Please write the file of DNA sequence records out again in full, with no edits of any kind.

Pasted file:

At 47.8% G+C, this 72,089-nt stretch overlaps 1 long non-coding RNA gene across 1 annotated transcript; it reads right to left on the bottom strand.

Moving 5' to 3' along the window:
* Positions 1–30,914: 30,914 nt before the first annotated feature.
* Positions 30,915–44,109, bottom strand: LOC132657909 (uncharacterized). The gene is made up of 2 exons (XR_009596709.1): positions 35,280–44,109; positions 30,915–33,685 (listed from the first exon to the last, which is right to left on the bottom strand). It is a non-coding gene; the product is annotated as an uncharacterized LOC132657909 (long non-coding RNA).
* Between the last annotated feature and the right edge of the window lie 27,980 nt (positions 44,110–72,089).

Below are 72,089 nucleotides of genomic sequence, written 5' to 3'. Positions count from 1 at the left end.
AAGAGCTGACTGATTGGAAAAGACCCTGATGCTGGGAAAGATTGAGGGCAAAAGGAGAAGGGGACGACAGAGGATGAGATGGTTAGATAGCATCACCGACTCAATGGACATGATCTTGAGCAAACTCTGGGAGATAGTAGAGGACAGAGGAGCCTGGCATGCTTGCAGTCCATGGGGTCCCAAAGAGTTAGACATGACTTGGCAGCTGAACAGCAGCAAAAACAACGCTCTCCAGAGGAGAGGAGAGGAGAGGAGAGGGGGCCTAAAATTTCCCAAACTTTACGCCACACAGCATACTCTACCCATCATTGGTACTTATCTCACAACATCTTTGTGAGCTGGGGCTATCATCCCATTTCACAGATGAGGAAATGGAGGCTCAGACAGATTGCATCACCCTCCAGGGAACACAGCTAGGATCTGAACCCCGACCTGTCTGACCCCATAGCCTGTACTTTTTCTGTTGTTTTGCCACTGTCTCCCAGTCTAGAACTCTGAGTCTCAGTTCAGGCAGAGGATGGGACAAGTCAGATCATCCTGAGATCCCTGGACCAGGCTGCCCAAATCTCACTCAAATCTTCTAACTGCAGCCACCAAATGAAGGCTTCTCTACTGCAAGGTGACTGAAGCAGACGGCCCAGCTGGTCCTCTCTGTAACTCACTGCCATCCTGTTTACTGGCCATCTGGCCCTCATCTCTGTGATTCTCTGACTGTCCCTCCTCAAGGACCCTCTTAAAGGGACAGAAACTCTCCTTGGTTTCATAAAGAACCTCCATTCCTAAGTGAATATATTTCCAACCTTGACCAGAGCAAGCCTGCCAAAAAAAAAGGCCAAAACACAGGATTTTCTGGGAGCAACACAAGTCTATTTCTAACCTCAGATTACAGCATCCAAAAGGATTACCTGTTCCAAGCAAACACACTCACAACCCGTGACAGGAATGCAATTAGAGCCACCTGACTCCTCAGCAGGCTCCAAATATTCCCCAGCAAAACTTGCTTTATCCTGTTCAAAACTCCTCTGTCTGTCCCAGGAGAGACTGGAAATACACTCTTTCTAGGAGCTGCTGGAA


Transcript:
At 47.8% G+C, this 72,089-nt stretch overlaps 1 long non-coding RNA gene across 1 annotated transcript; it reads right to left on the bottom strand.

Moving 5' to 3' along the window:
* Positions 1–30,914: 30,914 nt before the first annotated feature.
* Positions 30,915–44,109, bottom strand: LOC132657909 (uncharacterized). The gene is made up of 2 exons (XR_009596709.1): positions 35,280–44,109; positions 30,915–33,685 (listed from the first exon to the last, which is right to left on the bottom strand). It is a non-coding gene; the product is annotated as an uncharacterized LOC132657909 (long non-coding RNA).
* Between the last annotated feature and the right edge of the window lie 27,980 nt (positions 44,110–72,089).

Below are 72,089 nucleotides of genomic sequence, written 5' to 3'. Positions count from 1 at the left end.
AAGAGCTGACTGATTGGAAAAGACCCTGATGCTGGGAAAGATTGAGGGCAAAAGGAGAAGGGGACGACAGAGGATGAGATGGTTAGATAGCATCACCGACTCAATGGACATGATCTTGAGCAAACTCTGGGAGATAGTAGAGGACAGAGGAGCCTGGCATGCTTGCAGTCCATGGGGTCCCAAAGAGTTAGACATGACTTGGCAGCTGAACAGCAGCAAAAACAACGCTCTCCAGAGGAGAGGAGAGGAGAGGAGAGGGGGCCTAAAATTTCCCAAACTTTACGCCACACAGCATACTCTACCCATCATTGGTACTTATCTCACAACATCTTTGTGAGCTGGGGCTATCATCCCATTTCACAGATGAGGAAATGGAGGCTCAGACAGATTGCATCACCCTCCAGGGAACACAGCTAGGATCTGAACCCCGACCTGTCTGACCCCATAGCCTGTACTTTTTCTGTTGTTTTGCCACTGTCTCCCAGTCTAGAACTCTGAGTCTCAGTTCAGGCAGAGGATGGGACAAGTCAGATCATCCTGAGATCCCTGGACCAGGCTGCCCAAATCTCACTCAAATCTTCTAACTGCAGCCACCAAATGAAGGCTTCTCTACTGCAAGGTGACTGAAGCAGACGGCCCAGCTGGTCCTCTCTGTAACTCACTGCCATCCTGTTTACTGGCCATCTGGCCCTCATCTCTGTGATTCTCTGACTGTCCCTCCTCAAGGACCCTCTTAAAGGGACAGAAACTCTCCTTGGTTTCATAAAGAACCTCCATTCCTAAGTGAATATATTTCCAACCTTGACCAGAGCAAGCCTGCCAAAAAAAAAGGCCAAAACACAGGATTTTCTGGGAGCAACACAAGTCTATTTCTAACCTCAGATTACAGCATCCAAAAGGATTACCTGTTCCAAGCAAACACACTCACAACCCGTGACAGGAATGCAATTAGAGCCACCTGACTCCTCAGCAGGCTCCAAATATTCCCCAGCAAAACTTGCTTTATCCTGTTCAAAACTCCTCTGTCTGTCCCAGGAGAGACTGGAAATACACTCTTTCTAGGAGCTGCTGGAA